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An experienced psychoanalyst, Spitz established himself as a brilliant innovative researcher in the filed of infant development.
An Austrian-American Psychoanalyst, Rene Spitz was the first training analysand of Sigmund Freud in 1910. He was a direct link to the whole history of psychoanalysis.
Spitz came to Denver in 1957 and became a Clinical Professor in the Department of Psychiatry and helped organize the Denver Psychoanalytic Institute. He was its first training analyst.
Spitz is best known for his analysis of hospitalized infants in which he found links between marasmus and death with unmothered infants. Spitz also made significant contributions to the school of ego psychology.
He carried out direct observation and photographic documentation of infant behavior.
John D. Benjamin
Born in New York, John D. Benjamin earned his medical degree in 1933 from the University of Zurich, and went on to study psychoanalysis under Emil Oberholzer, who was a world famous authority on the Rorschach test., and took an interest in schizophrenia and newer psychological ideas and methods. In 1935 he moved to Denver, Colorado to treat his tuberculosis, and joined the Colorado Psychopathic Hospital as a volunteer research associate. He continued his psychoanalytic training at the Chicago Psychoanalytic Institute. In 1947 he became Psychiatrist-in-Charge of a long-term study of child development at the Denver Child Research Council which he was passionate about until he died. In 1951 he was a Consultant to the National Institute of Mental Health and Chairman of its Study Group from 1953-1955.
John D. Benjamin's earliest scientific publication was in 1938 and was followed by more publications and many lectures and discussions that became widely known.
Joan Fleming, MD moved to Denver in 1969 from Chicago to become Professor of Psychiatry at the University of Colorado School of Medicine and joined the Denver Institute for Psychoanalysis faculty. Her teaching emphasized the reciprocal relationship between theory and clinical practice. She was innovative and reflected her lucid and informed style of presentation.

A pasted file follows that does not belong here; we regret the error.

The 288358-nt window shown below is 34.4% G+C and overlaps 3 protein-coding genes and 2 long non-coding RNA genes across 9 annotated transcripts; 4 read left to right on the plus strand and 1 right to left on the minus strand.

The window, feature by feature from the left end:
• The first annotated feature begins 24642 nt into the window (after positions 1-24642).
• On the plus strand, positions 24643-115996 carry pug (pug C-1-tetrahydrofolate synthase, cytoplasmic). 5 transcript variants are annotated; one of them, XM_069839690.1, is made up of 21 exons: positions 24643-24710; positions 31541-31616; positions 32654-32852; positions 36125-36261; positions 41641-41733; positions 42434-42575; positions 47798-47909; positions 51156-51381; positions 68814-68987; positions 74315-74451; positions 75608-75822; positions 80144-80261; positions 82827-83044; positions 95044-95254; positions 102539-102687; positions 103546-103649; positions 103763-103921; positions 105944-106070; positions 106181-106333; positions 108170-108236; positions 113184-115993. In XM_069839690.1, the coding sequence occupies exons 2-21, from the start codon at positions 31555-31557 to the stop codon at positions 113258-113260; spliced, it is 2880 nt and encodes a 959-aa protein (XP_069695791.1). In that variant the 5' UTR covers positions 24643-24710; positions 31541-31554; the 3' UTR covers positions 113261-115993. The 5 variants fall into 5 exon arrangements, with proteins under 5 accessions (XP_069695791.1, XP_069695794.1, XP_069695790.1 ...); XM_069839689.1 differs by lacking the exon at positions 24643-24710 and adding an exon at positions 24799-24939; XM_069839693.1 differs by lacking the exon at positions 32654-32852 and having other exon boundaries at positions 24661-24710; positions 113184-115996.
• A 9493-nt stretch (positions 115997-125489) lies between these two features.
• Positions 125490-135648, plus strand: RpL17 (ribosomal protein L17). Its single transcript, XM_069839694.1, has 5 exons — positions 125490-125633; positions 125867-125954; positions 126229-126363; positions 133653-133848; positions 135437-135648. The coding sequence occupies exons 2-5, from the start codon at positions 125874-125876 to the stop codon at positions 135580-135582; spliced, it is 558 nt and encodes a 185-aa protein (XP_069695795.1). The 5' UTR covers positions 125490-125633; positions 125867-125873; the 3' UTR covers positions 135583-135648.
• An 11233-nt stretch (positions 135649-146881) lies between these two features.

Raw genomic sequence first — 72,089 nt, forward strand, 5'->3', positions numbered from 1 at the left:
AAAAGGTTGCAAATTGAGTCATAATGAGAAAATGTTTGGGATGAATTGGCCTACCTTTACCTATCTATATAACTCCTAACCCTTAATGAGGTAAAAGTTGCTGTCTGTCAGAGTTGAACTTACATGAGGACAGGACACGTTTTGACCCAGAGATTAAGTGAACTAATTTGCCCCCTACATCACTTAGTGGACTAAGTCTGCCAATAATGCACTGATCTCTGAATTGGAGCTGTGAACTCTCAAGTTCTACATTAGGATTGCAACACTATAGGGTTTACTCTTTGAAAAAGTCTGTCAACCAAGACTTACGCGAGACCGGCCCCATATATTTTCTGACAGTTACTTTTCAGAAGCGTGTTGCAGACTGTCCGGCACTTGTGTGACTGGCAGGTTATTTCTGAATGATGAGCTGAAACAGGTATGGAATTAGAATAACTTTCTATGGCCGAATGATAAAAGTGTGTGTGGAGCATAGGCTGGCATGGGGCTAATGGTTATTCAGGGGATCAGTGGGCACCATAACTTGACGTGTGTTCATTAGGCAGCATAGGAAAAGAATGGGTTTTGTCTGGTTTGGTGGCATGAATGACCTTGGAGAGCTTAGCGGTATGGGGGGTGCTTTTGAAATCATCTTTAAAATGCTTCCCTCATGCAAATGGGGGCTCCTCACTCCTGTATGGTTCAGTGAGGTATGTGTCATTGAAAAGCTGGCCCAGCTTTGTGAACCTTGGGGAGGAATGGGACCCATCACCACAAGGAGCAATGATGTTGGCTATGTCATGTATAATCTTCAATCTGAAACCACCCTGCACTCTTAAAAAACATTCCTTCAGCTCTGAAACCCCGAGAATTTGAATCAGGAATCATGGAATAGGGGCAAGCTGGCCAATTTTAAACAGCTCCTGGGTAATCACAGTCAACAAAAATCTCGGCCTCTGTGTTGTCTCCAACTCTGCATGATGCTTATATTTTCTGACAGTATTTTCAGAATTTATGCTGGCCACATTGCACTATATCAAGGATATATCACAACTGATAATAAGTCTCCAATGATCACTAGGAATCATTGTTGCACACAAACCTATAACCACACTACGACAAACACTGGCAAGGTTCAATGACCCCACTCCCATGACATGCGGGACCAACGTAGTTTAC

Her scholarly contributions reflected to a large degree on her central interest in psychoanalytic education. Together with Therese Benedek she wrote a pioneering monograph on psychoanalytic supervision. She also wrote numerous papers on the selection and progression of candidates as well as parent loss.
The impact of her extensive clinical and educational experience is difficult to overestimate in the development of the newly organized Institute.
Brandt and Eleanor Steele came to Denver in 1958 as Training and Supervising analysts, and Brandt immediately became involved in other areas including full professor of psychiatry, president of the Denver Psychoanalytic Society (a founding member), and founder of the Kempe Children's Center.
In 1962, C. Henry Kempe, Brandt Steele and several other colleagues were the first to recognize and identify child abuse and neglect in the defining paper, The Battered Child Syndrome. This paper was regarded as the single most significant event in creating awareness and exposing the reality of child abuse.
He was instrumental in developing the National Center for the Prevention and Treatment of Child Abuse and Neglect, now called the Kempe Children's Center.
For more than five decades he taught, supervised, treated and befriended medical students, residents, supervisees, analytic candidates, professional colleagues, hospital staff, social workers, etc.
Eleanor Steele was one of the cornerstones of psychoanalytic thinking in the Denver area. She was a founder of The Denver Institute for Psychoanalysis and The Denver Psychoanalytic Society.